Another place we stayed was an ivy-covered Tudor-style home in Tiffauges, home of Blue Beard’s castle. The proprietress spoke no English, but was quite happy to chatter at us in rapid, lilting French. The next morning we hiked around Blue Beard’s castle ruins and admired his catapults and siege tower. The castle was actually closed for renovation, but nobody was there (except for five suspicious-looking goats) and the door was unlocked so we just walked in. It was a foggy day, and a bit creepy to roam about on a site where infanticide and alchemy were committed (the former much more successful than the latter). We took a self-timer picture of the two of us on the ruins of the chapel steps.
From Tiffauges we drove to Cognac, where the buildings are covered in a gray soot that is acutally the evidence of evaporation in the cognac-making process. We drove through to Bordeaux, well, Cestas actually, the home of my neighbor Sabrina’s family. Sabrina moved to the US to marry an American, and her family insisted that we stay with them while we travelled. Meeting them was the high point of the trip (well, nearly the high point). The night we arrived, we ate homemade duck pate, duck confit, and an incredible prune-custard torte that tasted *much* better than it sounds.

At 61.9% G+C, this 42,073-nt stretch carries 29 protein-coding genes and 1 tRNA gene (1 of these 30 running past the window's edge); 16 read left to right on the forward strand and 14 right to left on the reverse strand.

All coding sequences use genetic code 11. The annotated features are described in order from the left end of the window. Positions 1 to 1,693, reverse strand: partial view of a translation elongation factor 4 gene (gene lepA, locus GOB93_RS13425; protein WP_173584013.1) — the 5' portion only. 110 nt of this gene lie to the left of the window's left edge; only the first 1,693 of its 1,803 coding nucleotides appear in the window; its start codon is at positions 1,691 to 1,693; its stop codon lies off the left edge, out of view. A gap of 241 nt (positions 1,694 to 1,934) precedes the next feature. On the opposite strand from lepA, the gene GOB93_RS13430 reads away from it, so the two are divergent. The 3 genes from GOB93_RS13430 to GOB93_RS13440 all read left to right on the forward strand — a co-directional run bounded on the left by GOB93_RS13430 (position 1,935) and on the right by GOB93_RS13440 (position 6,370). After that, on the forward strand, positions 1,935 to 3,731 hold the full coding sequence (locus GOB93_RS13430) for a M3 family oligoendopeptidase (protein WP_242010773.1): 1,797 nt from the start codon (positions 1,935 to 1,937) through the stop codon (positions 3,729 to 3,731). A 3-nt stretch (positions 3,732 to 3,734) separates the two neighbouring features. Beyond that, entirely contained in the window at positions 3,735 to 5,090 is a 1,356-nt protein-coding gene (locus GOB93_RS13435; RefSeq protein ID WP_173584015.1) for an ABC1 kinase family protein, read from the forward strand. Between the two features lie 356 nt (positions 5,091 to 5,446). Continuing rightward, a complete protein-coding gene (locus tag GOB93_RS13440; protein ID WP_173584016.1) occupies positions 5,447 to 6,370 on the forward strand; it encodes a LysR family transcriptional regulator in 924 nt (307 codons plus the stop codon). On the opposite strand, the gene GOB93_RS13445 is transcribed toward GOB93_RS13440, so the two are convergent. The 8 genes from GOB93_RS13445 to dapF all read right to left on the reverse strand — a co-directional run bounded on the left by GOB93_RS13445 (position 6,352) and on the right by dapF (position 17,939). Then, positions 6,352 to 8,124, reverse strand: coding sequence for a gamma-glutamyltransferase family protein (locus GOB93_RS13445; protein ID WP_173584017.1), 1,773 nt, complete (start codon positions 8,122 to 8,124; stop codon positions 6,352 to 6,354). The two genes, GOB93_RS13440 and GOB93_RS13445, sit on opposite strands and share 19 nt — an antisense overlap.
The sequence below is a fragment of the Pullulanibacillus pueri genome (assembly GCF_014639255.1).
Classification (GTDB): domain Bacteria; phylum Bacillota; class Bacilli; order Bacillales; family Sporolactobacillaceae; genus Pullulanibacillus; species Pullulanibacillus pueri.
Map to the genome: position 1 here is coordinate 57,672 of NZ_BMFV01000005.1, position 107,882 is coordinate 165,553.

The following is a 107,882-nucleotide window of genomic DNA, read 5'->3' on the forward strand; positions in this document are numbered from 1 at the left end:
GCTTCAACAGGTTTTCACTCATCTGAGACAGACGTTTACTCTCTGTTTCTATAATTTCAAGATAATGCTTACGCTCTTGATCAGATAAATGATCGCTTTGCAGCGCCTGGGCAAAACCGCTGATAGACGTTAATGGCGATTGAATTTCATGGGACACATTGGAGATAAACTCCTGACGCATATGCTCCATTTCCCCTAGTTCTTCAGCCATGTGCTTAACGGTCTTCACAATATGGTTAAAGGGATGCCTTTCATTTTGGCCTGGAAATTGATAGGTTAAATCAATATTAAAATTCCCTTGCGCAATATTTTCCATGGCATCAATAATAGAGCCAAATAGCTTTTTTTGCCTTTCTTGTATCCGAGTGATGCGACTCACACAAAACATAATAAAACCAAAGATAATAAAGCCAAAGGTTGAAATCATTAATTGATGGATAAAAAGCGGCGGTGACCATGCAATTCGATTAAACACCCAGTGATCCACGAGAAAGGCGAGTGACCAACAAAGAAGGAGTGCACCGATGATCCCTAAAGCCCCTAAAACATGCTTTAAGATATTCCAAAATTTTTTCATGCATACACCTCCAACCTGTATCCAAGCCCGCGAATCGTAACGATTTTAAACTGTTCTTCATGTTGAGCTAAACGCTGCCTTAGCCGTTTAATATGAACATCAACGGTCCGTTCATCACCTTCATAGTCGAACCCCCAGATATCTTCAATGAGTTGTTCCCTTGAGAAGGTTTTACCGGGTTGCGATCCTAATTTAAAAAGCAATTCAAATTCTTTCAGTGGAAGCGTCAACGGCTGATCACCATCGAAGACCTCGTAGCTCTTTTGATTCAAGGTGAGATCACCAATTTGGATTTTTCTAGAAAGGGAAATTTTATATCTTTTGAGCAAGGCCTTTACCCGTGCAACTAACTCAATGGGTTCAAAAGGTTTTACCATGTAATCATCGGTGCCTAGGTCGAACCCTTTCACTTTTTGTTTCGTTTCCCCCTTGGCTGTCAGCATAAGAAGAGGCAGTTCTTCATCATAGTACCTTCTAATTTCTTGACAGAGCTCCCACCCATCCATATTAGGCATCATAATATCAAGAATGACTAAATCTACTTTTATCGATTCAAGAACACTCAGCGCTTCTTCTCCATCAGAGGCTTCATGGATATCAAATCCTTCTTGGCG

While in Cestas, we hooked up with Sabrina’s best friends, none of whom I’d met but it seemed as though I had, based on all the stories I’d heard and pictures I’d seen of them. They all spoke English pretty well and we had a great time eating at a Turkish restaurant until one in the morning.
After Cestas, we drove through a city I can’t mention because that’s where I did the bulk of my Christmas shopping, and I don’t want my friends to know what I got for them. We then drove back up to Paris, after spending the night in a roadside automated hotel (if you arrive after 11:00 p.m., you stick your credit card into a machine and it spits out a room key, very cool).
We went to the very top of the Eiffel Tower on our last night in France. We’d hoped to do that on Kevin’s birthday, but it had been cold and rainy that evening so we figured the view wouldn’t be as spectacular. The night we went, though, the overcast day turned into a beautiful clear night, and we could see lights for miles and miles. After going to the top, we went down to the first level and had a drink at Altitude 95, the bar in the Eiffel Tower. I caught Kevin peeking in the mirrored wall while we were kissing. After leaving the bar, we hopped into a cab and went to Ile Saint Louis, one of the two islands in the Seine where we spent most of our time. We had dinner in a small restaurant, lingering until we’d burned through not one, but two tableside candles. We didn’t leave the restaurant until past 11:00 (I knew what time it was thanks to the beautiful Tissot watch Kevin gave me earlier that day).
Our flight back to San Francisco was uneventful. Customs cleared both of us, with no hassles (Kevin didn’t even have to pay taxes on the amount he’d spent over $400). For the first time ever, no security guard opened my suitcase and pawed through my dirty laundry. Guess I don’t look as suspicious at 25 as I did at 17. Good.
We were met at the airport by Dave and Sabrina, who drove us home in their late-1960’s Lincoln Continental. Kevin spent the night and left the next morning.
I watched his train until I couldn’t see it anymore.
And yes, my vow has been broken. Unregretfully.